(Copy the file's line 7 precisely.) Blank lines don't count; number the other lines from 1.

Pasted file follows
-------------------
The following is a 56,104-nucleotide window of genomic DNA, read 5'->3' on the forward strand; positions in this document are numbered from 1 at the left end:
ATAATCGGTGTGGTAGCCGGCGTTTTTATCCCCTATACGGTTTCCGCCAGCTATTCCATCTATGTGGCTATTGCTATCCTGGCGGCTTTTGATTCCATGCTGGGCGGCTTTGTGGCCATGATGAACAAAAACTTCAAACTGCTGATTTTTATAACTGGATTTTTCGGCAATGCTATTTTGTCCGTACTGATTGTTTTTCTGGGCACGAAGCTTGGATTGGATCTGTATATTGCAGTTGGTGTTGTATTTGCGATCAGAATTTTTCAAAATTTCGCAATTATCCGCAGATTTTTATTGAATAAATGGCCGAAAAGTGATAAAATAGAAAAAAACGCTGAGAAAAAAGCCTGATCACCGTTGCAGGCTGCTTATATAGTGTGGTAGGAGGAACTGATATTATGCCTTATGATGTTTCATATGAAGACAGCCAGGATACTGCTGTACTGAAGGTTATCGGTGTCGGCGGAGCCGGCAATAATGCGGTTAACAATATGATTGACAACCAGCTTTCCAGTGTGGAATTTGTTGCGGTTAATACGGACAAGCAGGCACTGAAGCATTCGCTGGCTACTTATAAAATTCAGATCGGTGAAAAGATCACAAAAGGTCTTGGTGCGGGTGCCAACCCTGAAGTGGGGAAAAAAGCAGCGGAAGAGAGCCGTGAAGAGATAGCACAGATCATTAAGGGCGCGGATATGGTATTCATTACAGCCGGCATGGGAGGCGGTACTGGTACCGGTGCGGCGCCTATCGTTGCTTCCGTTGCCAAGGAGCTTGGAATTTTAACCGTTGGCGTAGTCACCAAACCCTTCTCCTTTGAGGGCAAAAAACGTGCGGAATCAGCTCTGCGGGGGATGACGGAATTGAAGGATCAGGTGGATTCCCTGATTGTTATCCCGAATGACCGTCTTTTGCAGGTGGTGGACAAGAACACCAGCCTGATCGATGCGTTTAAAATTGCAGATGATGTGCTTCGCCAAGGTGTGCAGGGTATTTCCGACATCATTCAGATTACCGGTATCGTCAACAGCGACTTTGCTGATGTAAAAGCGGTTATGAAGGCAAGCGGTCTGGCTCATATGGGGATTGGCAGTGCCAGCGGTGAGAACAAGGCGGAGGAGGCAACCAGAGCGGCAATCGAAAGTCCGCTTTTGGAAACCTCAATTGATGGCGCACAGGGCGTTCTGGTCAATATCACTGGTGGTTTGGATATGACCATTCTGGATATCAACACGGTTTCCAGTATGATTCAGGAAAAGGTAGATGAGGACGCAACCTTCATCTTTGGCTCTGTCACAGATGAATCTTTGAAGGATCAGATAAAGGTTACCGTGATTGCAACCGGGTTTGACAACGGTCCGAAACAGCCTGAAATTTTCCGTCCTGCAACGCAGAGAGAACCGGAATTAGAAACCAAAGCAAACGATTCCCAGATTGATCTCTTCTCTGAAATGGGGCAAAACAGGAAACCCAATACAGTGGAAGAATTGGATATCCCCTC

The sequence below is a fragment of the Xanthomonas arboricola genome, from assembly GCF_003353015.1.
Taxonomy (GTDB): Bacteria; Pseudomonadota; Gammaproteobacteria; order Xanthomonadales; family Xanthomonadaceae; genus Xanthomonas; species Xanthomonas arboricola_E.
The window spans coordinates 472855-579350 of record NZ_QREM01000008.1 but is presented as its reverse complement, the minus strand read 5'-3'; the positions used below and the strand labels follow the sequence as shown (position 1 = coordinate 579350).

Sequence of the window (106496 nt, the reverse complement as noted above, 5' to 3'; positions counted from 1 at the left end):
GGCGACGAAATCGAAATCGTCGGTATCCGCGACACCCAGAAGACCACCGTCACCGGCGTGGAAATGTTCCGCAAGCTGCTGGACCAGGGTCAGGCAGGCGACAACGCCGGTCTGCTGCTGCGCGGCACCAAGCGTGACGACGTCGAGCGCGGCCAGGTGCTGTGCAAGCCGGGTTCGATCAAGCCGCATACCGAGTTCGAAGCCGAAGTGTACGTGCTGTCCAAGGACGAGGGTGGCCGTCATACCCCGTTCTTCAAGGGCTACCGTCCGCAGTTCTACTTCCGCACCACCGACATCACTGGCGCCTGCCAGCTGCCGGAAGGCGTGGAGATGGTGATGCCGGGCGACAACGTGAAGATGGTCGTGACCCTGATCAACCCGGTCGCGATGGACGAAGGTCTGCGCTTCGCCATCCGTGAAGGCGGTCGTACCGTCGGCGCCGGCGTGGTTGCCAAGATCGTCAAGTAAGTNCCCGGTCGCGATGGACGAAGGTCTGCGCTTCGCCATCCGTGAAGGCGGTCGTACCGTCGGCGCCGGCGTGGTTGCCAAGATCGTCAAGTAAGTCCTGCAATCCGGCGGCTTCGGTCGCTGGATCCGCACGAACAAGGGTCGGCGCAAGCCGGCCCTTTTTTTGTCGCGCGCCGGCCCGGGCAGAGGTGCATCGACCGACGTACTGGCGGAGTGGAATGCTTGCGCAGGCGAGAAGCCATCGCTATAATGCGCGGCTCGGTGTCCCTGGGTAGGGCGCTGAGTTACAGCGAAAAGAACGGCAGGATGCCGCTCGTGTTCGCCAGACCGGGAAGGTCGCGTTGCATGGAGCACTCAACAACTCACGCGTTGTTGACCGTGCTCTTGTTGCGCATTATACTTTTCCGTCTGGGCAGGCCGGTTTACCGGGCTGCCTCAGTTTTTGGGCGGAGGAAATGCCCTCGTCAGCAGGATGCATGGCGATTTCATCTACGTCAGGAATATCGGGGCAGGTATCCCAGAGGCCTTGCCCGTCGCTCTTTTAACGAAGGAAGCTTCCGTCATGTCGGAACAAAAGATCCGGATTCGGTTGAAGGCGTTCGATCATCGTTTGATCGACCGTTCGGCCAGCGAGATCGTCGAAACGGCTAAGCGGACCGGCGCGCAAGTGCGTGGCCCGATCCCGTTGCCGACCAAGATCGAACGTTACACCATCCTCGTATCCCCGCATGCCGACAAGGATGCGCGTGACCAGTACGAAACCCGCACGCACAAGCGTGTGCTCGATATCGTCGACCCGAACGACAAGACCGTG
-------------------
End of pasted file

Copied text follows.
GGCGACGAAATCGAAATCGTCGGTATCCGCGACACCCAGAAGACCACCGTCACCGGCGTGGAAATGTTCCGCAAGCTGCTGGACCAGGGTCAGGCAGGCGACAACGCCGGTCTGCTGCTGCGCGGCACCAAGCGTGACGACGTCGAGCGCGGCCAGGTGCTGTGCAAGCCGGGTTCGATCAAGCCGCATACCGAGTTCGAAGCCGAAGTGTACGTGCTGTCCAAGGACGAGGGTGGCCGTCATACCCCGTTCTTCAAGGGCTACCGTCCGCAGTTCTACTTCCGCACCACCGACATCACTGGCGCCTGCCAGCTGCCGGAAGGCGTGGAGATGGTGATGCCGGGCGACAACGTGAAGATGGTCGTGACCCTGATCAACCCGGTCGCGATGGACGAAGGTCTGCGCTTCGCCATCCGTGAAGGCGGTCGTACCGTCGGCGCCGGCGTGGTTGCCAAGATCGTCAAGTAAGTNCCCGGTCGCGATGGACGAAGGTCTGCGCTTCGCCATCCGTGAAGGCGGTCGTACCGTCGGCGCCGGCGTGGTTGCCAAGATCGTCAAGTAAGTCCTGCAATCCGGCGGCTTCGGTCGCTGGATCCGCACGAACAAGGGTCGGCGCAAGCCGGCCCTTTTTTTGTCGCGCGCCGGCCCGGGCAGAGGTGCATCGACCGACGTACTGGCGGAGTGGAATGCTTGCGCAGGCGAGAAGCCATCGCTATAATGCGCGGCTCGGTGTCCCTGGGTAGGGCGCTGAGTTACAGCGAAAAGAACGGCAGGATGCCGCTCGTGTTCGCCAGACCGGGAAGGTCGCGTTGCATGGAGCACTCAACAACTCACGCGTTGTTGACCGTGCTCTTGTTGCGCATTATACTTTTCCGTCTGGGCAGGCCGGTTTACCGGGCTGCCTCAGTTTTTGGGCGGAGGAAATGCCCTCGTCAGCAGGATGCATGGCGATTTCATCTACGTCAGGAATATCGGGGCAGGTATCCCAGAGGCCTTGCCCGTCGCTCTTTTAACGAAGGAAGCTTCCGTCATGTCGGAACAAAAGATCCGGATTCGGTTGAAGGCGTTCGATCATCGTTTGATCGACCGTTCGGCCAGCGAGATCGTCGAAACGGCTAAGCGGACCGGCGCGCAAGTGCGTGGCCCGATCCCGTTGCCGACCAAGATCGAACGTTACACCATCCTCGTATCCCCGCATGCCGACAAGGATGCGCGTGACCAGTACGAAACCCGCACGCACAAGCGTGTGCTCGATATCGTCGACCCGAACGACAAGACCGTG